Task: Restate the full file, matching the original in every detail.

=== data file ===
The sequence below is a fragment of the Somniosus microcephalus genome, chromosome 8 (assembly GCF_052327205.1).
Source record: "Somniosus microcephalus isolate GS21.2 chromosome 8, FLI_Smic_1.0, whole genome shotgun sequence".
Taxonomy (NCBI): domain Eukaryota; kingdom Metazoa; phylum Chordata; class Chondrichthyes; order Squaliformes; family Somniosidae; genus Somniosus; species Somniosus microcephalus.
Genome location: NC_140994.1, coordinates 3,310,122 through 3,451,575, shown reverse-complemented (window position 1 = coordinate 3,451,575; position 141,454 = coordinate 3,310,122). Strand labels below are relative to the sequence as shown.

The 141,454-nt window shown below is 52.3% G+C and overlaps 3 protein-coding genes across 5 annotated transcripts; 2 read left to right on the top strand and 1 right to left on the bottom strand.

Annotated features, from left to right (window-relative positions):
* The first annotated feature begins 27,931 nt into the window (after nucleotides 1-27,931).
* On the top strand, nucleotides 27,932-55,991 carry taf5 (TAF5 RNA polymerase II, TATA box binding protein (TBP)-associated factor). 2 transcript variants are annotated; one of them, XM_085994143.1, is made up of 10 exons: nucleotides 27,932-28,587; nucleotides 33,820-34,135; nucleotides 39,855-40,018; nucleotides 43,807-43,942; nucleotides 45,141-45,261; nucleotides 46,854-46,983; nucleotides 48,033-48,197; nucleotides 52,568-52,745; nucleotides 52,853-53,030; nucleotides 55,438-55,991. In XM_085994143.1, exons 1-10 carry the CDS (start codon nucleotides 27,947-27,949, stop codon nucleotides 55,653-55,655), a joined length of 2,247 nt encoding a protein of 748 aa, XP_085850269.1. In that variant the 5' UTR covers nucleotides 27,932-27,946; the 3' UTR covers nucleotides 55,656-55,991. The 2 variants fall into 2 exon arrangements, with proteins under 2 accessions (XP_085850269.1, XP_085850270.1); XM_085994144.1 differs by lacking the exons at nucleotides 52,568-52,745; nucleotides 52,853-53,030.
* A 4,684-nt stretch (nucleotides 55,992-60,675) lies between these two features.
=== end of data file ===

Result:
The sequence below is a fragment of the Somniosus microcephalus genome, chromosome 8 (assembly GCF_052327205.1).
Source record: "Somniosus microcephalus isolate GS21.2 chromosome 8, FLI_Smic_1.0, whole genome shotgun sequence".
Taxonomy (NCBI): domain Eukaryota; kingdom Metazoa; phylum Chordata; class Chondrichthyes; order Squaliformes; family Somniosidae; genus Somniosus; species Somniosus microcephalus.
Genome location: NC_140994.1, coordinates 3,310,122 through 3,451,575, shown reverse-complemented (window position 1 = coordinate 3,451,575; position 141,454 = coordinate 3,310,122). Strand labels below are relative to the sequence as shown.

The 141,454-nt window shown below is 52.3% G+C and overlaps 3 protein-coding genes across 5 annotated transcripts; 2 read left to right on the top strand and 1 right to left on the bottom strand.

Annotated features, from left to right (window-relative positions):
* The first annotated feature begins 27,931 nt into the window (after nucleotides 1-27,931).
* On the top strand, nucleotides 27,932-55,991 carry taf5 (TAF5 RNA polymerase II, TATA box binding protein (TBP)-associated factor). 2 transcript variants are annotated; one of them, XM_085994143.1, is made up of 10 exons: nucleotides 27,932-28,587; nucleotides 33,820-34,135; nucleotides 39,855-40,018; nucleotides 43,807-43,942; nucleotides 45,141-45,261; nucleotides 46,854-46,983; nucleotides 48,033-48,197; nucleotides 52,568-52,745; nucleotides 52,853-53,030; nucleotides 55,438-55,991. In XM_085994143.1, exons 1-10 carry the CDS (start codon nucleotides 27,947-27,949, stop codon nucleotides 55,653-55,655), a joined length of 2,247 nt encoding a protein of 748 aa, XP_085850269.1. In that variant the 5' UTR covers nucleotides 27,932-27,946; the 3' UTR covers nucleotides 55,656-55,991. The 2 variants fall into 2 exon arrangements, with proteins under 2 accessions (XP_085850269.1, XP_085850270.1); XM_085994144.1 differs by lacking the exons at nucleotides 52,568-52,745; nucleotides 52,853-53,030.
* A 4,684-nt stretch (nucleotides 55,992-60,675) lies between these two features.